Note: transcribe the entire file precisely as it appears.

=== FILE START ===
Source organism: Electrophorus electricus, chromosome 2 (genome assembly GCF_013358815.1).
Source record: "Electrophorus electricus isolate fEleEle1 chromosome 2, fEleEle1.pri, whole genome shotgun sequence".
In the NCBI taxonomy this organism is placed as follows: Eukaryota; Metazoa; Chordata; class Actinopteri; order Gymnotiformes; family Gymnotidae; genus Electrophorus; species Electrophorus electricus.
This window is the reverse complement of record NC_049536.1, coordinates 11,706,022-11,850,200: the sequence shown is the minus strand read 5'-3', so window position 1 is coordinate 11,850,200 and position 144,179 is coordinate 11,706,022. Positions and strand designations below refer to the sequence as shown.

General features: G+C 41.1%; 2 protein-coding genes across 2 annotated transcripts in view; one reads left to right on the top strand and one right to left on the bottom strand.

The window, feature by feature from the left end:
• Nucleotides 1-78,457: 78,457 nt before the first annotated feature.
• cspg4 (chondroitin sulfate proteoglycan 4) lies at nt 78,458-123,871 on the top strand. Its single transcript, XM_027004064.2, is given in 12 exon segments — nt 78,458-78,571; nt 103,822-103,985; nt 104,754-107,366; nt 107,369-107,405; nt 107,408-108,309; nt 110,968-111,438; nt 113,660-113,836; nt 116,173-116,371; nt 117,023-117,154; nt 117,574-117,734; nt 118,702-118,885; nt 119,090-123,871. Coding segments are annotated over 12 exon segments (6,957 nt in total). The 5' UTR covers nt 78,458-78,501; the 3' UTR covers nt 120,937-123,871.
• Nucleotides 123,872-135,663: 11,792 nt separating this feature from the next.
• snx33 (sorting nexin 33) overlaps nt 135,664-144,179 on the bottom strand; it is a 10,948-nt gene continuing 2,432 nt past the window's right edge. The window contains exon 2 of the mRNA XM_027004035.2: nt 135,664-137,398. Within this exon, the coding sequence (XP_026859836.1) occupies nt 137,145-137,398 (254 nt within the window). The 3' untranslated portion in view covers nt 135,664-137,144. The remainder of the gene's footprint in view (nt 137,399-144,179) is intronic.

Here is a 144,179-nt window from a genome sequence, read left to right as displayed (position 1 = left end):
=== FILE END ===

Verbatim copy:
Source organism: Electrophorus electricus, chromosome 2 (genome assembly GCF_013358815.1).
Source record: "Electrophorus electricus isolate fEleEle1 chromosome 2, fEleEle1.pri, whole genome shotgun sequence".
In the NCBI taxonomy this organism is placed as follows: Eukaryota; Metazoa; Chordata; class Actinopteri; order Gymnotiformes; family Gymnotidae; genus Electrophorus; species Electrophorus electricus.
This window is the reverse complement of record NC_049536.1, coordinates 11,706,022-11,850,200: the sequence shown is the minus strand read 5'-3', so window position 1 is coordinate 11,850,200 and position 144,179 is coordinate 11,706,022. Positions and strand designations below refer to the sequence as shown.

General features: G+C 41.1%; 2 protein-coding genes across 2 annotated transcripts in view; one reads left to right on the top strand and one right to left on the bottom strand.

The window, feature by feature from the left end:
• Nucleotides 1-78,457: 78,457 nt before the first annotated feature.
• cspg4 (chondroitin sulfate proteoglycan 4) lies at nt 78,458-123,871 on the top strand. Its single transcript, XM_027004064.2, is given in 12 exon segments — nt 78,458-78,571; nt 103,822-103,985; nt 104,754-107,366; nt 107,369-107,405; nt 107,408-108,309; nt 110,968-111,438; nt 113,660-113,836; nt 116,173-116,371; nt 117,023-117,154; nt 117,574-117,734; nt 118,702-118,885; nt 119,090-123,871. Coding segments are annotated over 12 exon segments (6,957 nt in total). The 5' UTR covers nt 78,458-78,501; the 3' UTR covers nt 120,937-123,871.
• Nucleotides 123,872-135,663: 11,792 nt separating this feature from the next.
• snx33 (sorting nexin 33) overlaps nt 135,664-144,179 on the bottom strand; it is a 10,948-nt gene continuing 2,432 nt past the window's right edge. The window contains exon 2 of the mRNA XM_027004035.2: nt 135,664-137,398. Within this exon, the coding sequence (XP_026859836.1) occupies nt 137,145-137,398 (254 nt within the window). The 3' untranslated portion in view covers nt 135,664-137,144. The remainder of the gene's footprint in view (nt 137,399-144,179) is intronic.

Here is a 144,179-nt window from a genome sequence, read left to right as displayed (position 1 = left end):